Domestic travel continues to be prominent:

  • While a sizable proportion of consumers across most of the markets surveyed plan to travel abroad for leisure in 2022, traveling within their home country is still the most favored option.
  • Seventy-four percent of Singaporean respondents plan to travel domestically for leisure, compared with 53 percent who plan to travel abroad for leisure. Seventy-three percent of U.K. travelers say they plan to travel within the United Kingdom for leisure compared with 48 percent planning to travel abroad.
  • In the United States and in Australia, 68 percent of respondents in each market said they are likely to travel domestically in 2022, while 29 percent of U.S. travelers said they are likely to travel overseas in 2022 compared to 38 percent of Australians.
  • In Japan, 50 percent of Japanese respondents reported that they are likely to travel within their home country in 2022 compared to 10 percent of those likely to travel internationally.

Travelers are seeking new experiences:

  • More than a third to nearly half of all travelers surveyed in the United States (41 percent), United Kingdom (38 percent), Australia (46 percent), Japan (34 percent), and Singapore (49 percent) said that traveling to a destination they’ve never been to before would be more important to them now compared to trips they took in 2019 when choosing where to travel.
  • Three-quarters (75 percent) of U.S. travelers said that it’s important they “see new places” when thinking about their future travel plans, 74 percent of Australians, 73 percent of Singaporeans, 70 percent of U.K. travelers, and over half (59 percent) in Japan said the same.
  • The top three most important considerations across the markets surveyed in future travel plans to visit a destination were to get immersive by seeing new places, having new experiences, and learning about history and culture.
  • Forty-four percent of Singaporean travelers, 38 percent of Australians, and a third (34 percent) of U.S. travelers and U.K. travelers respectively said that it’s more important now than before the pandemic that they choose a destination where they can immerse themselves in “authentic local experiences.” A quarter (25 percent) of Japanese travelers said the same.
  • In both the United States and Australia, 30 percent of travelers said it’s more important now that they “pack as many activities” into their holiday travel as possible. While in the United Kingdom, 28 percent said it’s more important for them to plan an action-packed travel experience in 2022 or beyond.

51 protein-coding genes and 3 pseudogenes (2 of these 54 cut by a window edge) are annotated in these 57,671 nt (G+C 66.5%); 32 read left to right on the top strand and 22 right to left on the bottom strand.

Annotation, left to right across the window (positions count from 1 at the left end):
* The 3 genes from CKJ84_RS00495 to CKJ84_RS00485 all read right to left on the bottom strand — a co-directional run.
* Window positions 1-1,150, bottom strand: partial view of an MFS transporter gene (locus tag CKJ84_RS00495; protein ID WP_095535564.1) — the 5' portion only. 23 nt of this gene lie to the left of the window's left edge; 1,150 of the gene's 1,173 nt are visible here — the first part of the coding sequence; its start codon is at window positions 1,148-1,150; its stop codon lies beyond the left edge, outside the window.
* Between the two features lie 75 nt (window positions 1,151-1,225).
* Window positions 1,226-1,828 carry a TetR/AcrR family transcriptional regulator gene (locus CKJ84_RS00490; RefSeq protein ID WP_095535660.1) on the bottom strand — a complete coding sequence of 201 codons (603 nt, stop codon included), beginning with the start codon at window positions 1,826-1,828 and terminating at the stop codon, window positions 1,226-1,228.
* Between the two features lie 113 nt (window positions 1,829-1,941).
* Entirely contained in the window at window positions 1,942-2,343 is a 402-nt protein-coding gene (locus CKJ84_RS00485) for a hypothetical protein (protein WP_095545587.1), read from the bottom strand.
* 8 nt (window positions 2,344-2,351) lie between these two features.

• About two in 10 travelers in each of the five markets surveyed said they will do more guided cultural activities—those activities and tours where subject matter experts and professional guides allow for travelers to sit back, learn, relax, and see all that an area has to offer—when planning trips in 2022 or beyond than before the pandemic (except in Japan where this proportion was 14 percent).

COVID-19 case counts, safety protocols, quarantine restrictions, and cleanliness are all key factors in travel decision making in 2022:

  • Eighty-five percent of Singaporean travelers, nearly three-quarters of Japanese (73 percent) and Australian (74 percent) travelers, 72 percent of U.K. travelers, and 70 percent of U.S. travelers say that cleanliness measures of a hospitality business will be an important factor in their travel decision making next year, even after COVID-19 cases have dropped worldwide.
  • Approximately seven in 10 respondents in each of the markets said that destinations that have a low number of COVID-19 cases are important when making a decision on where to travel next.
  • One-third of the U.K. travelers (32 percent) and U.S. travelers (33 percent) who aren’t traveling next year said they’ve decided against it because of uncertainty surrounding possible travel restrictions. Over half (55 percent) of Singaporeans, 47 percent of Australians, and a quarter (25 percent) of Japanese respondents cited the same reason.